Think of a university as an investor in these students, and toward that end it must choose between boosting their academic quality through better training, or paying them higher stipends and teaching wages to ease their immediate financial concerns. The incentive for the university, which cares about its broader and longer-term reputation, is to invest in the quality of those students but pay them smaller amounts (though enough to live on). In contrast, the incentive for a graduate student union would be to push for higher wages, given that the other university investments are less visible and hard to monitor.
At the margin, society is better off if the focus is on the training, which enhances productivity in the long term, rather than on higher wages and stipends for students in the short term.
In general, when considering this issue, ask yourself a question: When it comes to bringing about change, do today’s universities have too many veto points or too few?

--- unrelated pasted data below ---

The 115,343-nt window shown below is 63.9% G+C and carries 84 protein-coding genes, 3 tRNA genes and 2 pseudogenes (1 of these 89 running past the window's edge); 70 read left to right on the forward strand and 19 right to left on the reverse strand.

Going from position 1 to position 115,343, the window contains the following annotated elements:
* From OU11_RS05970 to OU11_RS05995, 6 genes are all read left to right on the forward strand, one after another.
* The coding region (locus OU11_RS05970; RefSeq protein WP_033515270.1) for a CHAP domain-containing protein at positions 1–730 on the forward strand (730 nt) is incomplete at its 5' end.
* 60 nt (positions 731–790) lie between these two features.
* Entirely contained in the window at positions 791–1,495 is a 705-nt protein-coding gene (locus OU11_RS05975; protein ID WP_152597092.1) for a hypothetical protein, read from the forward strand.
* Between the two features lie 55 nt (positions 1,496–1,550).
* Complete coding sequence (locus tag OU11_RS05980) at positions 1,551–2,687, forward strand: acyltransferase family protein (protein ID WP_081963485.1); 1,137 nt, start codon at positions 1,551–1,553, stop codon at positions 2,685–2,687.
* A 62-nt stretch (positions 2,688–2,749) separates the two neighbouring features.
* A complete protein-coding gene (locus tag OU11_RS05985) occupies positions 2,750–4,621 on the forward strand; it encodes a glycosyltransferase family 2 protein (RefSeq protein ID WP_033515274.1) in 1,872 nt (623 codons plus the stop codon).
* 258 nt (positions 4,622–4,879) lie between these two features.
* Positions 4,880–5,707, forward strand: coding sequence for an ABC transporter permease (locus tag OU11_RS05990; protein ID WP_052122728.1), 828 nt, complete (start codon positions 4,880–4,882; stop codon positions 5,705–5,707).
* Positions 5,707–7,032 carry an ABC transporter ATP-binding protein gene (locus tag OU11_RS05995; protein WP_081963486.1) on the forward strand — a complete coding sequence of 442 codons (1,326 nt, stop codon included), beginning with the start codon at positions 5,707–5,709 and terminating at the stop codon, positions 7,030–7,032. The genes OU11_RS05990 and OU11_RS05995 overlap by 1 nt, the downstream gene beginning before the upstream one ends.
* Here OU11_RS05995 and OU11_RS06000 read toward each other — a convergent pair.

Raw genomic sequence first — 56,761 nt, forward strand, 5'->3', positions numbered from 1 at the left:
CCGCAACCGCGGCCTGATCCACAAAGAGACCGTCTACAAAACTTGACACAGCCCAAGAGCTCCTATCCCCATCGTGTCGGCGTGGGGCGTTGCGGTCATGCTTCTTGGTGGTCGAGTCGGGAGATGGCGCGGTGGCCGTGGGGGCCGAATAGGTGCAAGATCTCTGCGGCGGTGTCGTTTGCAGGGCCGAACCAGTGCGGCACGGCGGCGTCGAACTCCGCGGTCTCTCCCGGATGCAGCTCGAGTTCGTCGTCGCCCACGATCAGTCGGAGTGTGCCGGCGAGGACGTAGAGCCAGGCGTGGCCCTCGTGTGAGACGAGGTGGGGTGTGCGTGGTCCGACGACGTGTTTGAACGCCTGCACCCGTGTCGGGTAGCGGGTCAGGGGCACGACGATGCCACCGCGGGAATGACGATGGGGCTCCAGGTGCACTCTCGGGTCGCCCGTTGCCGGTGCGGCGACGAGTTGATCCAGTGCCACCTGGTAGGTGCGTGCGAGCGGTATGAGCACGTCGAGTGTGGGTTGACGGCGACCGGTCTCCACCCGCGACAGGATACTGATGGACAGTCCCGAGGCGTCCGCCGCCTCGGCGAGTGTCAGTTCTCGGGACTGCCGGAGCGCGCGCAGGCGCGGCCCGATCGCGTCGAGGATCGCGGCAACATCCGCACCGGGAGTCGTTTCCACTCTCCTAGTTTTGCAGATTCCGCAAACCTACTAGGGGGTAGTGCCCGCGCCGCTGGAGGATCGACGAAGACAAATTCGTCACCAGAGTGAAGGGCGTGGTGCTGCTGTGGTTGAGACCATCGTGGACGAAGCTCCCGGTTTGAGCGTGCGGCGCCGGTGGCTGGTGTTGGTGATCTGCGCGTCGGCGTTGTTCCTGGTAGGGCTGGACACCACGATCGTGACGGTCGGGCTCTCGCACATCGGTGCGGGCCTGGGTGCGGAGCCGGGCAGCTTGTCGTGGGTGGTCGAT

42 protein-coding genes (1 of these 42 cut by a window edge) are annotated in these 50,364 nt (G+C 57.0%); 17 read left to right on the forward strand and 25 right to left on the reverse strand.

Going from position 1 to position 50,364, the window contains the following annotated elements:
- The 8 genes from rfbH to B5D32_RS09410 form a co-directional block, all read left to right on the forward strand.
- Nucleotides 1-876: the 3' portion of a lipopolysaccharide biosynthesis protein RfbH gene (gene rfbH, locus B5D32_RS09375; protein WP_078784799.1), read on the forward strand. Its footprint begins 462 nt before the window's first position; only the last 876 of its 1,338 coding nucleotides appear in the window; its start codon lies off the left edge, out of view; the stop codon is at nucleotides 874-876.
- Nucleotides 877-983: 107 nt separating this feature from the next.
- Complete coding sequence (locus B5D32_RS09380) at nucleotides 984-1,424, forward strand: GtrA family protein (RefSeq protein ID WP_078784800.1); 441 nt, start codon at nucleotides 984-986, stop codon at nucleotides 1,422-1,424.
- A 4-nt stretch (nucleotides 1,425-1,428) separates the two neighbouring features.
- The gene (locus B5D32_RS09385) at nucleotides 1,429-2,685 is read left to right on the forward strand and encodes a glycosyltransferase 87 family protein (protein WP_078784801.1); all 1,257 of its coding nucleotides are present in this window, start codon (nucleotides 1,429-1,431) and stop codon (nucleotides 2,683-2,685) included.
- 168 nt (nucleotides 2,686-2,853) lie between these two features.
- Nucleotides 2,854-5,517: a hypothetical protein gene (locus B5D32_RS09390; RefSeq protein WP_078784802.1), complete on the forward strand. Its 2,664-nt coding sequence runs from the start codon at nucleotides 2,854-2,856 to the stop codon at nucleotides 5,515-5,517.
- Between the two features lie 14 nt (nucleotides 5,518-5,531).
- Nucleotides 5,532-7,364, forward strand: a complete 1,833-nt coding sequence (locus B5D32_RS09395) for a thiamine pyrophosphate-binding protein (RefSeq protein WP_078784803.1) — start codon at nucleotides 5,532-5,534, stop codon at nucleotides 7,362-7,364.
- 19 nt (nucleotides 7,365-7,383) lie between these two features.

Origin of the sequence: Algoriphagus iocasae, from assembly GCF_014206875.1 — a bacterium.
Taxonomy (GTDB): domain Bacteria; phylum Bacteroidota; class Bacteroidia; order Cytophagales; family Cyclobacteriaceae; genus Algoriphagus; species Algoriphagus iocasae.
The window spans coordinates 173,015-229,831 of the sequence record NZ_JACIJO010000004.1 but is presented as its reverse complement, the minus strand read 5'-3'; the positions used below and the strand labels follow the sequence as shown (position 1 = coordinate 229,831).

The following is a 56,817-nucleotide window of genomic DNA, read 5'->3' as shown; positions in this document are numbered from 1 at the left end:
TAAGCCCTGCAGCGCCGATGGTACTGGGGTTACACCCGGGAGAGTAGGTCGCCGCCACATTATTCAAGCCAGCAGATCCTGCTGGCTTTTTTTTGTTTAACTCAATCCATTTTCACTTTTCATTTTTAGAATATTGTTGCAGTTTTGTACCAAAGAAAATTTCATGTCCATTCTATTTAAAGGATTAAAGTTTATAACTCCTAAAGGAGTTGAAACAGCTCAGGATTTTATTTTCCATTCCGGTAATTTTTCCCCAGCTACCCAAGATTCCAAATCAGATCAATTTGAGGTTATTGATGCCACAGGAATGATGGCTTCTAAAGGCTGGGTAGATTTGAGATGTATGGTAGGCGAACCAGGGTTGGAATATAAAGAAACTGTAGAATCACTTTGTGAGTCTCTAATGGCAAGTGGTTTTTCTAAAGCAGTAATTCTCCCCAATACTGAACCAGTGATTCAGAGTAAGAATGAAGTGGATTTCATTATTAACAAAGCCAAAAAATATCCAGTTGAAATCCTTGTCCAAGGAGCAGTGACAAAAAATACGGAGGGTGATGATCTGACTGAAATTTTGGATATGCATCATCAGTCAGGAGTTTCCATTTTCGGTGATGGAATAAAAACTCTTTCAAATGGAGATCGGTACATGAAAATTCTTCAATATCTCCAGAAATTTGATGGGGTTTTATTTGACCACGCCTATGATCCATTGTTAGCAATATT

Some researchers have pointed out that graduate student unions don’t seem to have harmed the public universities that allow them (such unions, which are permissible in many states, would not be affected by the federal government’s decision). The evidence may be compelling in the short run, but the real costs are likely to come later — by slowing down or even preventing beneficial changes to the U.S. system of higher education. Furthermore, state labor laws dramatically limit what public employees can negotiate for. Unionized graduate students at private universities unions would not face similar restrictions.
Recommended, do read the whole thing.
SlateStarCodex, whose 2017 post on the cost disease was one of the motivations for our investigation, says Why Are the Prices so D*mn High (now available in print, ePub, and PDF) is “the best thing I’ve heard all year. It restores my faith in humanity.” I wouldn’t go that far.